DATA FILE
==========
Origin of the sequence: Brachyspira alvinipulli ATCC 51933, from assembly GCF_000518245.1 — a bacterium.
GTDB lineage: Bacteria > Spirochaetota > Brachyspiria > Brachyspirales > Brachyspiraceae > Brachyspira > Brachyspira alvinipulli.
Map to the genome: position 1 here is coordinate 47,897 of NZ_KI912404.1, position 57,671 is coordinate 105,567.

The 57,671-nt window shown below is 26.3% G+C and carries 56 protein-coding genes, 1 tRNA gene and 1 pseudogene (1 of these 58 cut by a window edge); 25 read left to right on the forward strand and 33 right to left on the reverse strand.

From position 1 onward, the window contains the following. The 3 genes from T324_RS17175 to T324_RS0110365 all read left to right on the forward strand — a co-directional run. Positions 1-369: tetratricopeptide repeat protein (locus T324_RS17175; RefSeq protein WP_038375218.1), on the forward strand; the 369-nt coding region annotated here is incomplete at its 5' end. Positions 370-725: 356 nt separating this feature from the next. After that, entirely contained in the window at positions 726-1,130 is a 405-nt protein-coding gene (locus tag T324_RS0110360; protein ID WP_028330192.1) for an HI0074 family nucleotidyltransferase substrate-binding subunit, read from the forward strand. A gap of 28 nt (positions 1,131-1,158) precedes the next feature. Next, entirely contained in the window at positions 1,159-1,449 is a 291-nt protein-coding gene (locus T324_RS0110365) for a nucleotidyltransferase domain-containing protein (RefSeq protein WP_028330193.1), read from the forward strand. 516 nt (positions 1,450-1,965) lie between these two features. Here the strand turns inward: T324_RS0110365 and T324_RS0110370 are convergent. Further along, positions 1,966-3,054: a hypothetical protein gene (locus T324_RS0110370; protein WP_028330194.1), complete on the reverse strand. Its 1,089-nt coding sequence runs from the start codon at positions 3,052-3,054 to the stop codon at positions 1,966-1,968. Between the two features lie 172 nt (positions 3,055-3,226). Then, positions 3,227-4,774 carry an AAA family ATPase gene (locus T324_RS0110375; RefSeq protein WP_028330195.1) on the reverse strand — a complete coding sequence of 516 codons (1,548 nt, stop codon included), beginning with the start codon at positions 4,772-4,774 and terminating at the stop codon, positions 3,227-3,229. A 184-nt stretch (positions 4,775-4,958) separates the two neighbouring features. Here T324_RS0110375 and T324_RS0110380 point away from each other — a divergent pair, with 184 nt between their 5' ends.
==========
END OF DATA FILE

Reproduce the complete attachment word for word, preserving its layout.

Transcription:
Origin of the sequence: Brachyspira alvinipulli ATCC 51933, from assembly GCF_000518245.1 — a bacterium.
GTDB lineage: Bacteria > Spirochaetota > Brachyspiria > Brachyspirales > Brachyspiraceae > Brachyspira > Brachyspira alvinipulli.
Map to the genome: position 1 here is coordinate 47,897 of NZ_KI912404.1, position 57,671 is coordinate 105,567.

The 57,671-nt window shown below is 26.3% G+C and carries 56 protein-coding genes, 1 tRNA gene and 1 pseudogene (1 of these 58 cut by a window edge); 25 read left to right on the forward strand and 33 right to left on the reverse strand.

From position 1 onward, the window contains the following. The 3 genes from T324_RS17175 to T324_RS0110365 all read left to right on the forward strand — a co-directional run. Positions 1-369: tetratricopeptide repeat protein (locus T324_RS17175; RefSeq protein WP_038375218.1), on the forward strand; the 369-nt coding region annotated here is incomplete at its 5' end. Positions 370-725: 356 nt separating this feature from the next. After that, entirely contained in the window at positions 726-1,130 is a 405-nt protein-coding gene (locus tag T324_RS0110360; protein ID WP_028330192.1) for an HI0074 family nucleotidyltransferase substrate-binding subunit, read from the forward strand. A gap of 28 nt (positions 1,131-1,158) precedes the next feature. Next, entirely contained in the window at positions 1,159-1,449 is a 291-nt protein-coding gene (locus T324_RS0110365) for a nucleotidyltransferase domain-containing protein (RefSeq protein WP_028330193.1), read from the forward strand. 516 nt (positions 1,450-1,965) lie between these two features. Here the strand turns inward: T324_RS0110365 and T324_RS0110370 are convergent. Further along, positions 1,966-3,054: a hypothetical protein gene (locus T324_RS0110370; protein WP_028330194.1), complete on the reverse strand. Its 1,089-nt coding sequence runs from the start codon at positions 3,052-3,054 to the stop codon at positions 1,966-1,968. Between the two features lie 172 nt (positions 3,055-3,226). Then, positions 3,227-4,774 carry an AAA family ATPase gene (locus T324_RS0110375; RefSeq protein WP_028330195.1) on the reverse strand — a complete coding sequence of 516 codons (1,548 nt, stop codon included), beginning with the start codon at positions 4,772-4,774 and terminating at the stop codon, positions 3,227-3,229. A 184-nt stretch (positions 4,775-4,958) separates the two neighbouring features. Here T324_RS0110375 and T324_RS0110380 point away from each other — a divergent pair, with 184 nt between their 5' ends.